Full Scale System

During the full scale demonstration, a total of 14,950 BV (39.15MG) of groundwater were treated over four test periods. The perchlorate concentration of all treated water samples was below the detection limit for reporting of 4.0 ppb. During start up, NDEA and NPIP were detected at <5 BV of water treated, but did not appear after this point. All testing was performed at flow rate of 800 gpm (2.29 gpm/ft2), which was the highest possible flow rate due to equipment and pressure limitations. The first and second test periods were designed to be short cycle tests (1,339 BV and 2,261 BV) where the lead vessel was regenerated after only seven days online and well before perchlorate breakthrough. These tests were designed to improve resin performance by executing more regenerations per vessel to condition the virgin resin. The third test period was designed to operate the system to approximately 50% of resin capacity (4081 BV), while the fourth test period was designed to operate the system to perchlorate breakthrough. Test period four treated 7,269 BV, but perchlorate breakthrough was not achieved due to operational delays and budgetary constraints. Based on previous ESTCP field demonstrations and models using site groundwater characteristics, the lead vessel will treat ≥9,000 BV of water before significant perchlorate breakthrough is observed.

Resin was regenerated at the end of the first three test periods. No detectable perchlorate bleed was observed when the regenerated vessel was placed back online as the lag vessel. The spent regenerant volume was limited to 0.07% of the total water treated during testing, which resulted in concentrating the perchlorate to over 35,000 ppb. A strong base anion (SBA) scavenger process effectively lowered perchlorate in the spent regenerant to non-detectable levels (<2.5 ppb).

Implementation Issues

Implementation of this technology is straightforward. Commercial, large-scale, ion exchange equipment for WBA resin technology is commonplace. However, the application of this technology to other sites will require additional engineering to meet site-specific requirements based on groundwater characteristics and onsite needs and/or restrictions. Bulk chemicals (i.e., acid, caustic, and soda ash) will be required onsite for application. Parameters that directly affect implementation of the WBA ion exchange technology are groundwater alkalinity, perchlorate groundwater concentration, and treated water alkalinity. The amount of acid required to achieve operating pH is directly proportional to feed water alkalinity. Perchlorate concentration directly affects the amount of scavenger resin required, which can also increase cost. The amount of acid used in pre-treatment and the desired alkalinity of the treated water affects soda ash requirements for neutralization, which, in turn, affects neutralization cost. The cost of each of these drivers is affected by fluctuating market prices.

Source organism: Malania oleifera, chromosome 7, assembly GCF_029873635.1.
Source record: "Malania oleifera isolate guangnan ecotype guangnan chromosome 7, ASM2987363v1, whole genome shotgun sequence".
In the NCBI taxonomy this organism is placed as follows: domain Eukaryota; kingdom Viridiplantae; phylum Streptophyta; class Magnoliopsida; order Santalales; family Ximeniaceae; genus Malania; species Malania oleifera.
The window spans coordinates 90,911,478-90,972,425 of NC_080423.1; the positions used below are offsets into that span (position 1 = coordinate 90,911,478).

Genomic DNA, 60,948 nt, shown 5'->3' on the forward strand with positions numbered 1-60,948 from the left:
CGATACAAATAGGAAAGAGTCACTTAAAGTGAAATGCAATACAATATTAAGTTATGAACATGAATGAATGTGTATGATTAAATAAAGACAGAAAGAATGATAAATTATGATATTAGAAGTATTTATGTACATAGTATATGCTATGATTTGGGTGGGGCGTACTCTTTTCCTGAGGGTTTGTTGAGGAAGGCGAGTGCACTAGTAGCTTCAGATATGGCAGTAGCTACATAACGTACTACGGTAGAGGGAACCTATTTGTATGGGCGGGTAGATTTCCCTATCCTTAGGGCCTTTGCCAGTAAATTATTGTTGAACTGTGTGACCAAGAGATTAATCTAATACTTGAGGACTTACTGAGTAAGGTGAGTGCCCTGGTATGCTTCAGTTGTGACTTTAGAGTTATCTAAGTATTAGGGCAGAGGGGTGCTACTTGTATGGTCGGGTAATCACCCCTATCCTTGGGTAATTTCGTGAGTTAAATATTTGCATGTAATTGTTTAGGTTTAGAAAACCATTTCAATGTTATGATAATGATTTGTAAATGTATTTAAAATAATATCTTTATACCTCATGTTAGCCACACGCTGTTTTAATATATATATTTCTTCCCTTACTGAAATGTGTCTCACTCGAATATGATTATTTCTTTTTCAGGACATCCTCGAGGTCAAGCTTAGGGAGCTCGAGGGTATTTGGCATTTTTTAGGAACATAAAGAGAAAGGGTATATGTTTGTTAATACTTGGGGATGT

As perchlorate concentration in groundwater increases, regenerable resins offer significant cost savings and longer service life over single-use resins. The regeneration approach using WBA resin is up to 50 times more efficient than regeneration of strong base anion resins, which typically require a large excess of salt brine. In addition, for many applications, the treated spent regenerating solutions generated contain no perchlorate. (Pilot-Scale Completed – 2008; Full-Scale Completed – 2012)